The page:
Initial Mowing of Kentucky Bluegrass-Perennial Ryegrass Seedling Turf Mixtures1
- A. D. Brede and
- J. M. Duich2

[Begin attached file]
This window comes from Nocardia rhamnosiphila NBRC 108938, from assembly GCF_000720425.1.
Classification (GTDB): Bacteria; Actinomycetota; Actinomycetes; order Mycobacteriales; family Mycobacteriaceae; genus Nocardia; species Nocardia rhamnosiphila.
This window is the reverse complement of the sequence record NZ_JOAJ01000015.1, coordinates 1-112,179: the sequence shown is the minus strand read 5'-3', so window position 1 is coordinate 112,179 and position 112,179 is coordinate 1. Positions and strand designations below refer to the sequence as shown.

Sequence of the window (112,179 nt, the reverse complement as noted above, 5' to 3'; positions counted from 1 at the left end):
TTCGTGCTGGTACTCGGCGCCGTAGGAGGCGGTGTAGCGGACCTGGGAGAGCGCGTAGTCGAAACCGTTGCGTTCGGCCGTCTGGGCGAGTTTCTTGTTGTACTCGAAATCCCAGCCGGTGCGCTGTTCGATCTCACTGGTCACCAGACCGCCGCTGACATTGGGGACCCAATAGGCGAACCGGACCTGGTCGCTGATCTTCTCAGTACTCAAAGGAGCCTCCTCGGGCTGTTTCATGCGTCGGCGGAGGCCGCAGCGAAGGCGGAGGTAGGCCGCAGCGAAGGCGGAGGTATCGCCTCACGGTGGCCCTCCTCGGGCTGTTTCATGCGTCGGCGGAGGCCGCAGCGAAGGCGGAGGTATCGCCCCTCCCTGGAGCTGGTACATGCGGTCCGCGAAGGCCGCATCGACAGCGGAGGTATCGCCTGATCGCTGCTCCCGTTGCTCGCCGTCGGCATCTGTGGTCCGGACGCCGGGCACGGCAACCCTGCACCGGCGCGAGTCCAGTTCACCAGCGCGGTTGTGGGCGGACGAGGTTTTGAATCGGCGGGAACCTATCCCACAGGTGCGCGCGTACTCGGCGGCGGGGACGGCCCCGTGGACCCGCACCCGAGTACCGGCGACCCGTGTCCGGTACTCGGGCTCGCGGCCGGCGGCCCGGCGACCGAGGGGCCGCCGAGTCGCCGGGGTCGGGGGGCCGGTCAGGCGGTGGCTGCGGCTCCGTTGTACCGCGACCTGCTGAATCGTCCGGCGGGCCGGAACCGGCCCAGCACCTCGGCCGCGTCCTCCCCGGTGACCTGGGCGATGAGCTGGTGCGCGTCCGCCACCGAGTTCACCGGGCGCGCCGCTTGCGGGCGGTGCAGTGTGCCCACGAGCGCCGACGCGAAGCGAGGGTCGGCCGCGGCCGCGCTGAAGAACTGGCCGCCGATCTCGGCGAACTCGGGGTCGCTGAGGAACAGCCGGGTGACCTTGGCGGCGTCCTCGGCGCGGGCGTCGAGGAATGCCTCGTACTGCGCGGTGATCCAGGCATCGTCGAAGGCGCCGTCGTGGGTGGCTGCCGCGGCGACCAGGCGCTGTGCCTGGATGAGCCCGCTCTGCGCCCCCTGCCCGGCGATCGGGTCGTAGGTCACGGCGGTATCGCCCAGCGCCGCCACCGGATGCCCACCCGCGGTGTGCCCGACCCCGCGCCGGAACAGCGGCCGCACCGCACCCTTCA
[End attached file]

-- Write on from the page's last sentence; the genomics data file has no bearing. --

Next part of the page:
Mixtures of turf-type, perennial ryegrass (Lolium perenne L.) and Kentucky bluegrass (Poa pratensis L.) are desirable for lawn plantings because they combine a uniform appearance with genetic diversity. Attaining a balanced mixture of these two grasses is difficult because of the vigorous seedling growth of ryegrass, relative to blue-grass. The purpose of this study was to evaluate the effects of close mowing of a Kentucky bluegrass-perennial ryegrass seedling stand on the establishment and development of the turf. A field trial was established which contained mixtures and monocultures of both species, planted on Hagerstown silt loam (a he, mixed, mesic Typic Hapludalf) in University Park, Pa. Kentucky bluegrass was generally more prevalent where close mowing treatments were used shortly after emergence. After 2 months of growth, a stand seeded at 95% bluegrass (pure-live-seed count) contained 49% bluegrass shoots when mowing began on Week 3 (the 3rd week after sowing) at a height of 3.8 cm, 66% bluegrass when mowing began on Week 3 at 1.3 cm, and 84% bluegrass when mowing began on Week 2 at 1.3 cm. Kentucky bluegrass was optimally favored by the commencement of mowing at 2 weeks after planting (approximately 9 days after the first noticable emergence of the ryegrass). This date coincided with a 50% foliar ground cover in the unmowed, mixed stand. Plots mowed initially at 3.8 cm required at least 95% Kentucky bluegrass in the seed mixture to produce a 5050 mixture of the two species at 2 months. Plots mowed at 1.3 cm, 2 weeks after planting, needed only 50 to 75% bluegrass seed in the mix to achieve the same result. The shoot density, shoot size, and the leaf area index (LAI) of Kentucky bluegrass in mixed stands tended to decrease with an increase in the initial height of cut and/or the weeks until first mowing, while the density and size of perennial ryegrass shoots tended to increase. No observable injury (e.g., discoloration or scuffing damage) was caused by the close, early mowing treatments. Monocultures received no appreciable benefits from the close, early mowing treatment. Mowing of monocultures should begin as soon as the seedlings exceed the height intended for the mature stand.Please view the pdf by using the Full Text (PDF) link under 'View' to the left.
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